Mutations in DHDPSL are responsible for primary hyperoxaluria type III

Ruth Belostotsky, Eric Seboun, Gregory H. Idelson, Dawn S. Milliner, Rachel Becker-Cohen, Choni Rinat, Carla G. Monico, Sofia Feinstein, Efrat Ben-Shalom, Daniella Magen, Irith Weissman, Celine Charon, Yaacov Frishberg

Research output: Contribution to journalArticlepeer-review

135 Scopus citations

Abstract

Primary hyperoxaluria (PH) is an autosomal-recessive disorder of endogenous oxalate synthesis characterized by accumulation of calcium oxalate primarily in the kidney. Deficiencies of alanine-glyoxylate aminotransferase (AGT) or glyoxylate reductase (GRHPR) are the two known causes of the disease (PH I and II, respectively). To determine the etiology of an as yet uncharacterized type of PH, we selected a cohort of 15 non-PH I/PH II patients from eight unrelated families with calcium oxalate nephrolithiasis for high-density SNP microarray analysis. We determined that mutations in an uncharacterized gene, DHDPSL, on chromosome 10 cause a third type of PH (PH III). To overcome the difficulties in data analysis attributed to a state of compound heterozygosity, we developed a strategy of "heterozygosity mapping" - a search for long heterozygous patterns unique to all patients in a given family and overlapping between families, followed by reconstruction of haplotypes. This approach enabled us to determine an allelic fragment shared by all patients of Ashkenazi Jewish descent and bearing a 3 bp deletion in DHDPSL. Overall, six mutations were detected: four missense mutations, one in-frame deletion, and one splice-site mutation. Our assumption is that DHDPSL is the gene encoding 4-hydroxy-2-oxoglutarate aldolase, catalyzing the final step in the metabolic pathway of hydroxyproline.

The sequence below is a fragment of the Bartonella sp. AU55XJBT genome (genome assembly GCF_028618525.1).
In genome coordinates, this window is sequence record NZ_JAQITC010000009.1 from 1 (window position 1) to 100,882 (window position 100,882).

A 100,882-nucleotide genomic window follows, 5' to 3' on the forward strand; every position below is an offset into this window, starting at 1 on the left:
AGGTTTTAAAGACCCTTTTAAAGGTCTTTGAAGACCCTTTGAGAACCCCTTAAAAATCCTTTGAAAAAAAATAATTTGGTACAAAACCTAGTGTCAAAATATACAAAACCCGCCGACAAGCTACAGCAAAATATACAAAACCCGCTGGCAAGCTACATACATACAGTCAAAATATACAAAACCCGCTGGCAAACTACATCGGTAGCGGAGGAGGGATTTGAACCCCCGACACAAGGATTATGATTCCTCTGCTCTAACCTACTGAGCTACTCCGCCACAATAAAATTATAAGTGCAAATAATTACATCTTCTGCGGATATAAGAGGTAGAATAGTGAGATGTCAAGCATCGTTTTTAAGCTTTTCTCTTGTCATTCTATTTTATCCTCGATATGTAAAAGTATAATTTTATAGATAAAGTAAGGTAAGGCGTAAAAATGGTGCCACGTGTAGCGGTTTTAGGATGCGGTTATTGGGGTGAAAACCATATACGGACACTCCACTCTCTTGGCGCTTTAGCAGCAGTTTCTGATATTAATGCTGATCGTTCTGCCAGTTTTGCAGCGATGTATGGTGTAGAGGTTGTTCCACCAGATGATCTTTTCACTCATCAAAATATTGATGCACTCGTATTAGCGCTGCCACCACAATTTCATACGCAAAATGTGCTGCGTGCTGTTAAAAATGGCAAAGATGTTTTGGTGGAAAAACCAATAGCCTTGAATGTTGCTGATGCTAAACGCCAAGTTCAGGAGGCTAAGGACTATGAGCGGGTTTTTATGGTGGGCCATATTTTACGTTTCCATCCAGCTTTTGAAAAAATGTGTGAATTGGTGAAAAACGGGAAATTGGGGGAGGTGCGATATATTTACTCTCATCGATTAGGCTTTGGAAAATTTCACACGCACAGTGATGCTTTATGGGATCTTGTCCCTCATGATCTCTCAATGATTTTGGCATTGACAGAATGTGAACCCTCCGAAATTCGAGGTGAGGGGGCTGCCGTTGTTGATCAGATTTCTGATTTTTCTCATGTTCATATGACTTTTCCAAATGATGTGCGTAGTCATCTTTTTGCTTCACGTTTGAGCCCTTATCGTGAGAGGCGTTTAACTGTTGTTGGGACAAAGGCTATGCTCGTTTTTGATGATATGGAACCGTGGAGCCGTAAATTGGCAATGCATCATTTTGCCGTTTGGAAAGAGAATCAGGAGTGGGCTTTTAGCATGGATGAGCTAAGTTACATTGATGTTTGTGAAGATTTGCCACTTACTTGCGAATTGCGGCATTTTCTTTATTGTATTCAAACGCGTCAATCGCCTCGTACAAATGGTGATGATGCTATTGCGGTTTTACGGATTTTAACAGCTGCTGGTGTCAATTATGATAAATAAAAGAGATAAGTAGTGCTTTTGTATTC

Original languageEnglish (US)
Pages (from-to)392-399
Number of pages8
JournalAmerican journal of human genetics
Volume87
Issue number3
DOIs
StatePublished - Sep 10 2010

ASJC Scopus subject areas

  • Genetics
  • Genetics(clinical)

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